Cricket: Time for England selectors to start star gazing: With the home side already two down with four to play in the series, changes look imminent for third Test against Australia at Trent Bridge

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ENGLAND'S cricket selectors meet again this weekend, and we will shortly find out whether they are in juxtaposition with reality, or somewhere else. According to Ted Dexter, there are not many stars worth gazing at on the county circuit, but changes clearly have to be made for the third Test starting at Trent Bridge on Thursday. If the public gets fobbed off with the same old team, it really will be a resignation offence.

Dexter intimated after Lord's that he and his co-selectors were not being battered around the head by alternatives, and if everything was perhaps not entirely tickety-boo, well, it would all come right in the end. Four-two, no problem.

One of the more interesting aspects of Dexter's half-hour ramble was the fact that it went unwitnessed by the team manager, Keith Fletcher, who had done his turn (alongside Graham Gooch) a little earlier. Had he still been in the room, even a mild-mannered sort of chap like Fletcher might have flipped. He has been coming steadily to the boil since India, having begun his term of office with a record of played six, lost six, and it will be a surprise if he takes Dexter's line of 'no worries', as the Australians say, during Sunday's meeting.

The first subject under discussion ought to be the fact that England have lost 120 wickets in their last five consecutive Test defeats, and 84 of them have been taken by spinners. Once back from India's dust bowls, England would be much more competitive we were told, but despite Australia playing only one specialist spinner at Old Trafford, 22 of their 40 wickets have fallen to Shane Warne and Tim May, and one more went to Allan Border's left-arm twiddlers at Lord's.

In the wider context of Test cricket, this is a wonderful statistic, but in narrower terms, it shows that England are unable to play good slow bowling on turning pitches. It is rather amusing, given what happened in the winter, that England have failed to produce the conditions that most suit them over here. It is like trying to grow tomatoes in an igloo.

There is a strange anomaly between domestic and Test match cricket in this country. Were Trent Bridge to be hosting a county match on Thursday, the Nottinghamshire captain, Tim Robinson, and the groundsman, Ron Allsopp, would be discussing how best to make a surface least suited to the opposition. Allsopp is so good at what he does, that he can almost give Robinson an a la carte menu, but when Graham Gooch arrives on Tuesday, he will simply have to take Ron's table d'hote.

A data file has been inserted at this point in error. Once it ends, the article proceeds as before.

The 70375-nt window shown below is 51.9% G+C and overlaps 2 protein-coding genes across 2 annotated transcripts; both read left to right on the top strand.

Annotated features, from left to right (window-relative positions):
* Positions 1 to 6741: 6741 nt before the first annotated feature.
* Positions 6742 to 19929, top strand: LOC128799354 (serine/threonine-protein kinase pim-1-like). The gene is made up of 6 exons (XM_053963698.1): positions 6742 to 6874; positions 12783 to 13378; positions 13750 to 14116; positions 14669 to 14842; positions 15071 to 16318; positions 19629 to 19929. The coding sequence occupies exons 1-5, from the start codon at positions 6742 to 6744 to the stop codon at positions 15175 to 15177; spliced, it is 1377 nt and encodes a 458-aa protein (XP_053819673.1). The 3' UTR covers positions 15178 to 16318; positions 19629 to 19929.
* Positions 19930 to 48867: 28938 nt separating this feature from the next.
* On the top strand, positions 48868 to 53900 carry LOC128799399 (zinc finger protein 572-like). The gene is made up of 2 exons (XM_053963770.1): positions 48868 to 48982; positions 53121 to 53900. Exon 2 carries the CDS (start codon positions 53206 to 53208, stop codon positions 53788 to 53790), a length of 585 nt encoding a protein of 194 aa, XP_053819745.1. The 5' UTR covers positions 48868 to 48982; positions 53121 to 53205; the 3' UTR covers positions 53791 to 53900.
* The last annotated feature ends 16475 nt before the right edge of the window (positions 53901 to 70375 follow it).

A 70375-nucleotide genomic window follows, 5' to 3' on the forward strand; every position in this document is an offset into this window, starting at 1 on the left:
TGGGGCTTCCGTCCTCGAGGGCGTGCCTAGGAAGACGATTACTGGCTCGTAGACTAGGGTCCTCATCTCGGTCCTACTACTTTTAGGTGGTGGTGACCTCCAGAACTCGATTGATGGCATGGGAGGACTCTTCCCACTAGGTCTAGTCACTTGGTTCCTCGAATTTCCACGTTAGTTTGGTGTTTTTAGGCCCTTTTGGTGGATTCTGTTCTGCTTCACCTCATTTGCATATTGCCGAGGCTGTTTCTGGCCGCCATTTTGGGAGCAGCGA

We can assume, weather permitting, that it will be dry and true, and probably offering some assistance to the spinners later on. The last thing the TCCB wants is for the ball to be darting all over the place, and hang the fact that it might be England's best chance. Make sure it lasts five days is the battle cry, otherwise there might be vast mountains of smoked salmon and champagne lying around, with no cricket left for the corporate clientele to watch. Or, to be more accurate, as a backcloth to extracting another cork from the bottle.

Trying to release the genie is another matter, but if there is again to be minimal assistance for the traditional English seam-up bowler, the selectors should be sitting down with two thoughts. Which of the batsmen is struggling against spin, and which of our faster bowlers can offer more variety?

In the first case, it seems almost certain that Robin Smith will now be invited to stand down (probably for Mark Lathwell) until he is reacquainted with the type of game he plays best in the West Indies this winter, and it remains to be seen whether Mike Gatting and Graeme Hick did enough in the second innings at Lord's to preserve their places. In Hick's case, they will probably trot out the usual stuff about requiring his all-round ability, even though Halley's Comet makes almost as many appearances as Hick's off-spin.

Alec Stewart will doubtless retain the wicketkeeping gloves on the grounds that he balances the side, and it is hard to believe that the search for a genuine all-rounder is no further forward now than it was at this stage of the 1989 series. Then, when miracles were also required, Ted sent for the head sorcerer, and while Ian Botham's invitation to the pie-throwing contest might be withheld on the grounds that the pies would be cold by the time they got to the batsman's end, he would at least inject some spirit into a hangdog team.

Chris Lewis, who is barely worth a sausage roll at the moment, will have to go, and while it would be nice to see a proper wicketkeeper (such as Jack Russell or Colin Metson) it would leave England with a shortage in the pie-purveying department.

A possible England 12 is: Gooch, Atherton, Lathwell, Gower, Maynard, Stewart, Salisbury, Caddick, Illott, M Bicknell, Igglesden, Such.